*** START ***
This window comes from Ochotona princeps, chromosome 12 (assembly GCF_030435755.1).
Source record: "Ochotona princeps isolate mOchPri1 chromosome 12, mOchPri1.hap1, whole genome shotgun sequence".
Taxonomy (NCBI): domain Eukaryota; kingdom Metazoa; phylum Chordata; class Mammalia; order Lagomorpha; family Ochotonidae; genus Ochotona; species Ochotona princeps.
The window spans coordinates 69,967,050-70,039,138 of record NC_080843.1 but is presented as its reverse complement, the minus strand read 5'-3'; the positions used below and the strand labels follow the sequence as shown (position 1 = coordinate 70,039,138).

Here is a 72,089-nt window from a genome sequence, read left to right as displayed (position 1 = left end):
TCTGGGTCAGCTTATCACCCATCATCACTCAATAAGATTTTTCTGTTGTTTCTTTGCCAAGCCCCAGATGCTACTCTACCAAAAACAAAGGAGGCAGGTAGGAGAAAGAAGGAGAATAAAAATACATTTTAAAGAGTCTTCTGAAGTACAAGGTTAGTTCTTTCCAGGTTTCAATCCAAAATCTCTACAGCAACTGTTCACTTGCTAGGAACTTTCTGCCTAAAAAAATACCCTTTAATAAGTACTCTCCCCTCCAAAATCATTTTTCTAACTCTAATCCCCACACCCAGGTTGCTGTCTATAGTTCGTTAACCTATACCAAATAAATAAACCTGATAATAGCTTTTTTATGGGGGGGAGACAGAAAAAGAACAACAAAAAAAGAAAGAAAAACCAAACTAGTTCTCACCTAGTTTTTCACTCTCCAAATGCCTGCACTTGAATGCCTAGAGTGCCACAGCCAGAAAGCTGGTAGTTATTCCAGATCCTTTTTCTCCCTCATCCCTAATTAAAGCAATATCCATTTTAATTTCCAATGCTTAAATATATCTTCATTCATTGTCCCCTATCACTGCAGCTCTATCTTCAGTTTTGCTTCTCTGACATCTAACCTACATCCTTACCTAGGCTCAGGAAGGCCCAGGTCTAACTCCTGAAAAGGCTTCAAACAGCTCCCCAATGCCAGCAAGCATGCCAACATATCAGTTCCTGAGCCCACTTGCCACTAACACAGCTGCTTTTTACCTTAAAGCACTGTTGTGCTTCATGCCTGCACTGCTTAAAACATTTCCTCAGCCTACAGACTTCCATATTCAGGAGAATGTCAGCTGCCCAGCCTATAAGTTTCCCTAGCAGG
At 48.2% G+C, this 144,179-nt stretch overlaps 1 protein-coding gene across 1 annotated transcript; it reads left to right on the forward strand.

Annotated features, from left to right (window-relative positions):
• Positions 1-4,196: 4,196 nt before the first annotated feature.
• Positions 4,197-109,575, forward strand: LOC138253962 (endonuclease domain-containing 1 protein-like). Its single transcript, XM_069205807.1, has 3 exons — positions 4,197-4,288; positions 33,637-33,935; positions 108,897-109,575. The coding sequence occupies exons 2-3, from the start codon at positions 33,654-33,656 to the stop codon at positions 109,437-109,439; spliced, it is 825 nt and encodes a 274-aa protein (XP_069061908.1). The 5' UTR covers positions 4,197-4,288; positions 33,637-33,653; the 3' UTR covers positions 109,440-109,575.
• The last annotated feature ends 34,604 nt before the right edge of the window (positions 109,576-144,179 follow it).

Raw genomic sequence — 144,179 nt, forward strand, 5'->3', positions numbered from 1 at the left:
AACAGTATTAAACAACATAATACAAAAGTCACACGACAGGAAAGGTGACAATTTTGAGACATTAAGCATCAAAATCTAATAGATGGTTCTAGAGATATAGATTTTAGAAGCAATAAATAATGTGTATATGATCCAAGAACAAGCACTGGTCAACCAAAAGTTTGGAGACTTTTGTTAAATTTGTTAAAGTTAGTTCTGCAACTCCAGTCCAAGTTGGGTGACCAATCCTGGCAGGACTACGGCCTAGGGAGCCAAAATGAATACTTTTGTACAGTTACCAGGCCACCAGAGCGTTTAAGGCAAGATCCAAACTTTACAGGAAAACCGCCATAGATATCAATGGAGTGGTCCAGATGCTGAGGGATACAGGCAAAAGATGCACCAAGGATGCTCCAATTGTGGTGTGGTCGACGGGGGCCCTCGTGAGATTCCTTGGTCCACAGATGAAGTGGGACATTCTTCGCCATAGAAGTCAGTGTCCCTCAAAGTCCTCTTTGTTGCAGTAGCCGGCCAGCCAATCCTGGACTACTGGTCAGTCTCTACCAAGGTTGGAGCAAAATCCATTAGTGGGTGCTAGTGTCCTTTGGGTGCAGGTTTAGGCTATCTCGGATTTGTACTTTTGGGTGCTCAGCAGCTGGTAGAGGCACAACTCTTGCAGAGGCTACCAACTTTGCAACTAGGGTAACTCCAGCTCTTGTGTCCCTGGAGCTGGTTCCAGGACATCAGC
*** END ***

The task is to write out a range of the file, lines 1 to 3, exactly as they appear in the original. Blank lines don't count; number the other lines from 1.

This window comes from Ochotona princeps, chromosome 12 (assembly GCF_030435755.1).
Source record: "Ochotona princeps isolate mOchPri1 chromosome 12, mOchPri1.hap1, whole genome shotgun sequence".
Taxonomy (NCBI): domain Eukaryota; kingdom Metazoa; phylum Chordata; class Mammalia; order Lagomorpha; family Ochotonidae; genus Ochotona; species Ochotona princeps.